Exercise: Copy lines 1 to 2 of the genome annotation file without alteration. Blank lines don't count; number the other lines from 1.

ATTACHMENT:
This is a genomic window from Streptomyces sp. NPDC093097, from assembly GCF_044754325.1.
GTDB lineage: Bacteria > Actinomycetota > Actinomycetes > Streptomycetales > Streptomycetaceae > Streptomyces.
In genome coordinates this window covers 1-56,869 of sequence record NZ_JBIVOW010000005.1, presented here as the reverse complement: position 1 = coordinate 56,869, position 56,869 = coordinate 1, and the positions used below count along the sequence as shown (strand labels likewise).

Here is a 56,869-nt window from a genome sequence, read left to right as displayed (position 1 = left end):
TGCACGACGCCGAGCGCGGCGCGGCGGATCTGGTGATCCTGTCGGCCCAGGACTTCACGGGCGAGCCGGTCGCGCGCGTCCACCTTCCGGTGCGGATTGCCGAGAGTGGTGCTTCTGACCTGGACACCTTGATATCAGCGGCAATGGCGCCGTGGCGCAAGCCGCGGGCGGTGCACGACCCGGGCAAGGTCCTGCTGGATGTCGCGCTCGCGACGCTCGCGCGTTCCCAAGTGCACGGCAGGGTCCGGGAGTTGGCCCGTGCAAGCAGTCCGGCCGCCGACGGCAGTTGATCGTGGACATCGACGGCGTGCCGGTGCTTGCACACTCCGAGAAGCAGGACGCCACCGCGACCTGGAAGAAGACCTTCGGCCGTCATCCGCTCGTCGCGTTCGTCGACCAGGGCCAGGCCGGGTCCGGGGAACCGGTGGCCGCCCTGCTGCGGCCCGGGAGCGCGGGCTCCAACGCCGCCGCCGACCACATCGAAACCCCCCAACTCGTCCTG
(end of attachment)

This is a genomic window from Streptomyces sp. NPDC093097, from assembly GCF_044754325.1.
GTDB lineage: Bacteria > Actinomycetota > Actinomycetes > Streptomycetales > Streptomycetaceae > Streptomyces.